In Memoriam of Melvin Earl (“Bill”) Maron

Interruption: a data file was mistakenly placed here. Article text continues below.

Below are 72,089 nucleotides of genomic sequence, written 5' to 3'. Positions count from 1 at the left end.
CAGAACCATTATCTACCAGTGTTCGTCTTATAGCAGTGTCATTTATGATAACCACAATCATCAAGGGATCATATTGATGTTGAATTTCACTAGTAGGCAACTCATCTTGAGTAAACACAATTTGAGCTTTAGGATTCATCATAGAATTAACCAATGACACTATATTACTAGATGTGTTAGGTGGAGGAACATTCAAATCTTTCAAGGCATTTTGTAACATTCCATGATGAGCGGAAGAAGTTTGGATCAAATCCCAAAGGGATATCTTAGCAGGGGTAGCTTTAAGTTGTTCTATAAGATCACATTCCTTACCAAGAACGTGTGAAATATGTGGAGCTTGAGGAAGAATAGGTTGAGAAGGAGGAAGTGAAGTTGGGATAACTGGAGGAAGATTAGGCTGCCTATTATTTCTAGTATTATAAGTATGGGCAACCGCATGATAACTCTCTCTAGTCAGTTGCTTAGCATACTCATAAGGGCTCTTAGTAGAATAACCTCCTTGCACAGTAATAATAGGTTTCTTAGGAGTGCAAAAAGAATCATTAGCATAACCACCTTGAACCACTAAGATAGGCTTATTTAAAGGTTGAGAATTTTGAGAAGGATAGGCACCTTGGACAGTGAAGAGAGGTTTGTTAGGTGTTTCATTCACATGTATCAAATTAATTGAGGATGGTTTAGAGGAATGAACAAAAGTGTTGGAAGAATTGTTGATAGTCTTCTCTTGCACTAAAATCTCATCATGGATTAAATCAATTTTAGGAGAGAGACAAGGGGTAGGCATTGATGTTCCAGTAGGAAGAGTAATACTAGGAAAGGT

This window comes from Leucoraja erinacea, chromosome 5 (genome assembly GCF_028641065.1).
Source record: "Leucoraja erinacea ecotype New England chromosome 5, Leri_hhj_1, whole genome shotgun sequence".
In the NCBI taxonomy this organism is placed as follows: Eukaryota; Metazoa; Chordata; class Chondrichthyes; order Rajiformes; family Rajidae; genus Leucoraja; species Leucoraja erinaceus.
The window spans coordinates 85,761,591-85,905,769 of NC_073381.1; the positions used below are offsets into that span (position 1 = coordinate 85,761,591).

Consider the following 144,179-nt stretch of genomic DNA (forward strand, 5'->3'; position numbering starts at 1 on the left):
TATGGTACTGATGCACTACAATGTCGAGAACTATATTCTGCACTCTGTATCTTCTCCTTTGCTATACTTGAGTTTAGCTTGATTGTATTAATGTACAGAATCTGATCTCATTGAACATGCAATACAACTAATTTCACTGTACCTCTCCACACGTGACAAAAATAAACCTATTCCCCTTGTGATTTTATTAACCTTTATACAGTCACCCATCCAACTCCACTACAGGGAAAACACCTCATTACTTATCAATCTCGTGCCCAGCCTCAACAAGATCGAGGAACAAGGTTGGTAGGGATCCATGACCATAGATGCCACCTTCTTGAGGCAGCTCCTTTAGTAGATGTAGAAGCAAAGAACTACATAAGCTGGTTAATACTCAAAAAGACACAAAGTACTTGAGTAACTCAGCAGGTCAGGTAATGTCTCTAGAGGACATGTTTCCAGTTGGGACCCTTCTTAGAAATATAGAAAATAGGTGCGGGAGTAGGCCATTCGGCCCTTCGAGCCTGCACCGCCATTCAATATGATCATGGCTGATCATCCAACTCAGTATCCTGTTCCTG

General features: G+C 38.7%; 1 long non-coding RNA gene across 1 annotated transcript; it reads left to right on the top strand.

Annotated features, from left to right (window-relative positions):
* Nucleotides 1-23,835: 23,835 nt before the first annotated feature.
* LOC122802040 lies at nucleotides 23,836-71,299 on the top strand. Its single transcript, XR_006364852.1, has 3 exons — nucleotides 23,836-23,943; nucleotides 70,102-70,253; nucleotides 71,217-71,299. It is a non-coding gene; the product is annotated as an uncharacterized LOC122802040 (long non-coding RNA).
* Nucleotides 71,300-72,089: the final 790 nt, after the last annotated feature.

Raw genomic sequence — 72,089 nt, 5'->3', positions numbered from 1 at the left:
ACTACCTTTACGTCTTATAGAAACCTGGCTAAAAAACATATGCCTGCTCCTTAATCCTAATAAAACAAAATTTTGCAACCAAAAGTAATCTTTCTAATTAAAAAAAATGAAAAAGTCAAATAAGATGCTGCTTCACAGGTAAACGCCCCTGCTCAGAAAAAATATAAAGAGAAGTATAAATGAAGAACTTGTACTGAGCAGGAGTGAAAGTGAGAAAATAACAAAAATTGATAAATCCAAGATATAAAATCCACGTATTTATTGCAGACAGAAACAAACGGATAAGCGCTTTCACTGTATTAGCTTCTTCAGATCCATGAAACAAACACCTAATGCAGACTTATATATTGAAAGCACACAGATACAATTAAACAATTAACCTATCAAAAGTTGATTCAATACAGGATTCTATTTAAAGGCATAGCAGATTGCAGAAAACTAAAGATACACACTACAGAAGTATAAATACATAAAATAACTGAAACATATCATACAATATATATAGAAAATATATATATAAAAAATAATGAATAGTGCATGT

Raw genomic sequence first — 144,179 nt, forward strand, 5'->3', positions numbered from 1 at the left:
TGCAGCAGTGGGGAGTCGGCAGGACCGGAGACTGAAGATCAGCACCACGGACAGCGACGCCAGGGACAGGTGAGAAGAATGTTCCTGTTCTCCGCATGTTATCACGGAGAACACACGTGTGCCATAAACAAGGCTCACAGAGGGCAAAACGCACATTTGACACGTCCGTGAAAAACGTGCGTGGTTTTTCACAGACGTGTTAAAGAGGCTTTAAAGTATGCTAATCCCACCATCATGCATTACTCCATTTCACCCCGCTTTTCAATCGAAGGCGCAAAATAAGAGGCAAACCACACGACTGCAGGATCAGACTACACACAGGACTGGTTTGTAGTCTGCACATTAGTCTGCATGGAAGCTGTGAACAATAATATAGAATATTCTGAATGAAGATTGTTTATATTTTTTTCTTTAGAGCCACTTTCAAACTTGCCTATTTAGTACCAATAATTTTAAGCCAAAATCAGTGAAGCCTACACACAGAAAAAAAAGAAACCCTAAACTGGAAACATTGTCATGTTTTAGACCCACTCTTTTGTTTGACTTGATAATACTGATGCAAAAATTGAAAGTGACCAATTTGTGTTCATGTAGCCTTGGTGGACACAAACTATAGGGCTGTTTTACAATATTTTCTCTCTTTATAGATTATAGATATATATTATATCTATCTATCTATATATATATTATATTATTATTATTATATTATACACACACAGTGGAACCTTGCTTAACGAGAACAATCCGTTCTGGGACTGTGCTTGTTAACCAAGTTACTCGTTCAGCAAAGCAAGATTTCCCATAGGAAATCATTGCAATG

Professor Emeritus Melvin “Bill” Earl Maron joined ASIS&T in 1975. He was a noted pioneer of Information Science, especially for his early contributions to data-base design, probabilistic information retrieval, and with David Blair on retrieval performance evaluation. In 1951 Bill received his Ph.D. in philosophy under the mentorship of Dr. Hans Reichenbach, a famous philosopher of science and important contributor to probability theory. Bill’s graduate training spurred a lifelong appreciation for empiricism, and the power of science as a path to understand the world. In 1955 Bill obtained employment with the electronics company, Ramo-Wooldridge, where he collaborated with other Ph.D. scientists in his group to determine how Air Force intelligence data could be better handled with the new technology of computers. This served as Bill’s entry into the relatively new field of information retrieval. During this period of time, Bill and his colleague, J.J. Khuns, published their seminal paper that put forth a new and innovative approach to the information retrieval problem. In 1966 he was offered a job as full professor in the School of Librarianship at the University of California, Berkeley. Bill took the job and moved his family to Northern California, where he lived for most of the rest of his life. Bill’s career was highlighted by several landmark papers he authored on information retrieval and the use of probabilistic models in the design of information retrieval systems. For most of his career, Bill thought deeply about the vexing problem of how to construct searches for information to maximize what information that was relevant to the search, while avoiding unwanted information. Bill’s approach to this problem was innovative and non-traditional, and much of the work he did laid the foundation for algorithms now used in common web searches. He retired from UC Berkeley in 1991 to care for his granddaughter when his daughter passed away. Bill passed away on September 28, 2016. Read Bill’s full biography.